2

I want to get the title of the media playing in VLC using the Command Line. The closest thing I currently have is this command.

ps aux | grep vlc

The output is

pc       27636  2.1  2.3 1261964 90028 ?       Sl   21:46   0:23 /usr/bin/vlc --started-from-file /media/pc/Everything/TV shows/Discovery Channel - The History Of Hacking.avi
pc       28317  0.0  0.0  11748  2196 pts/0    S+   22:05   0:00 grep --colour=auto vlc
  • vlc has a cli module. vlc --extra-intf luacli will open an X window and the cli in your terminal session. you can background it, or whatever, or run it via telnet or tcp as well. but get_title prints the currently playing media item's title. – mikeserv Dec 2 '15 at 19:34
  • You might find this script helpful. It was written by Nathan Osman who's often in the Ask Ubuntu main chat room. He might be able to help more if you catch him there and he has the time. – terdon Dec 2 '15 at 22:48
3

I'm sure there's a nice, clean way of doing this. Probably via D-bus. Sadly, I don't know what that way is so here's a more hacky approach. You can use lsof to print the files opened by a running process. The relevant option here is (from man lsof):

-c c    selects  the  listing  of  files  for  processes  executing the
        command that begins with the characters of c.  Multiple commands
        may be specified, using multiple -c options.  They are joined in
        a single ORed set before participating in AND option selection.

So, lsof -c vlc will list all files opened by processes whose name starts with vlc. That, however, will list all sorts of stuff, including various libraries and other things we don't care about. The 4th field of lsof's output (on my Arch, at least) is the file descriptor of the file (for regular files) followed by a single letter describing the mode in which the file has been opened (r for reading, in this case). The 5th field is the type of file and here, we want that to be REG for regular. Putting all this together, we get (the -w suppresses warnings):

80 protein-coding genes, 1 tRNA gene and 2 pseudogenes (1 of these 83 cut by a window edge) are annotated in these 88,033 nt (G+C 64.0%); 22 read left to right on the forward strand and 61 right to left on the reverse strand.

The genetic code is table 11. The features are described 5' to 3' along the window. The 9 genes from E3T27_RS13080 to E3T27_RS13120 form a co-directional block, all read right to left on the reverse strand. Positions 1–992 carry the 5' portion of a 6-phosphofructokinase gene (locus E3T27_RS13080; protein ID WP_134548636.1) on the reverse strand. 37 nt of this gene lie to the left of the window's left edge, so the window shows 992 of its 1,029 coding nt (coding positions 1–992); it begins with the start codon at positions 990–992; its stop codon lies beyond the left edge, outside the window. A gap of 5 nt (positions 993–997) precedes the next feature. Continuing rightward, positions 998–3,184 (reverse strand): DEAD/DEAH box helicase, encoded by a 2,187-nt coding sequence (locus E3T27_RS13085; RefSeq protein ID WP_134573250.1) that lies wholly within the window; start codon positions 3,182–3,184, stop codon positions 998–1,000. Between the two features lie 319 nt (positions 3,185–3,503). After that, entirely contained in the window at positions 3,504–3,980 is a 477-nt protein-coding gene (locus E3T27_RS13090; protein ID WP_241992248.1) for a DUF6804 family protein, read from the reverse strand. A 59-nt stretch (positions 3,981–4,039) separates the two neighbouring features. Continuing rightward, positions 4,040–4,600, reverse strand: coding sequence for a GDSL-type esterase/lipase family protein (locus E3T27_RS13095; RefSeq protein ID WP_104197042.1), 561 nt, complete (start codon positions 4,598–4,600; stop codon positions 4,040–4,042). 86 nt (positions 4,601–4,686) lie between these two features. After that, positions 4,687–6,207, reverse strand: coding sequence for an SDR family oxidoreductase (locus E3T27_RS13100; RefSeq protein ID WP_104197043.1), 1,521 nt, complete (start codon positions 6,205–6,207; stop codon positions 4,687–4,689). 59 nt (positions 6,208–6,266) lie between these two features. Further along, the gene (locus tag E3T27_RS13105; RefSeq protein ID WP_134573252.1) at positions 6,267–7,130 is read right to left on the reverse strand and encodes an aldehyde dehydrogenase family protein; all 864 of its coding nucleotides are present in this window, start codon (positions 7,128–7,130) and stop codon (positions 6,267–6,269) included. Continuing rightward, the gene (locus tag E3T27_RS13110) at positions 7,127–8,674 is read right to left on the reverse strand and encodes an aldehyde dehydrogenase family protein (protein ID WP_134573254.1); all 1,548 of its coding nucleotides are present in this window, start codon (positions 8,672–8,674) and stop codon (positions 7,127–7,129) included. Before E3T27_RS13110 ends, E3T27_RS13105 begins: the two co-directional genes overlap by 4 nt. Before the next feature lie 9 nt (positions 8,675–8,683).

$ lsof -wc vlc | awk '$4~"[0-9]r" && $5=="REG"'
vlc     16532 terdon   16r      REG    8,19    131338  69731703 /path/to/foo.avi

To get only the file name you could use GNU grep:

$ lsof -wc vlc | awk '$4~"[0-9]r" && $5=="REG"' | grep -o '/.*'
/path/to/foo.avi

And to get the file name only:

$ lsof -wc vlc | awk '$4~"[0-9]r" && $5=="REG"' | grep -o '[^/]*$'
foo.avi
  • dbus method here: askubuntu.com/questions/405931/… (but IMO the trouble with dbus is that most apps' usage of it is, for the most part undocumented, and often changes without warning. you have to do a lot of querying and testing to find out if the data you want is even available, let alone how to get it) – cas Dec 3 '15 at 2:00
  • the dbus interface seems to be reasonably well documented for VLC, though. specifications.freedesktop.org/mpris-spec/latest/index.html – cas Dec 3 '15 at 2:06
0

I'm not sure if you are after the title (which is in the file metadata) or the filename (which is in the command line). Any ps or pgrep thing won't directly get you the title but it can get the file. You can get all the vlcs running and their command line with.

pgrep -a vlc

This will find any process with vlc in its name but not flags, so it matches a binary running called a-program-with-vlc-in-it but not someotherprogram --flags --do-vlc

Now how you extract the filename out of the command line is a bit fiddly, you might want to run it through sed but I imagine it will be a bit fragile.

pgrep -a vlc | sed -r 's%^.*\/([^/.]+)%\1%g'

You'll get a list of programs running with vlc in their binary name and the output is everything past the last slash up to the dot.

You start playing something like /home/movies/Dr. No.mpg then you're out of luck.

0

You can use d-bus by looking at mpris interface specification at here

By using qdbus and mpris interface:

qdbus org.mpris.MediaPlayer2.vlc \

(VLC can be replaced with other media players as well.) And then extracting Metadata from it:

/org/mpris/MediaPlayer2 org.mpris.MediaPlayer2.Player.Metadata \

and Finally by using grep and cutting the unneeded data you can see the title:

| grep "xesam:title:" | cut -c 14-

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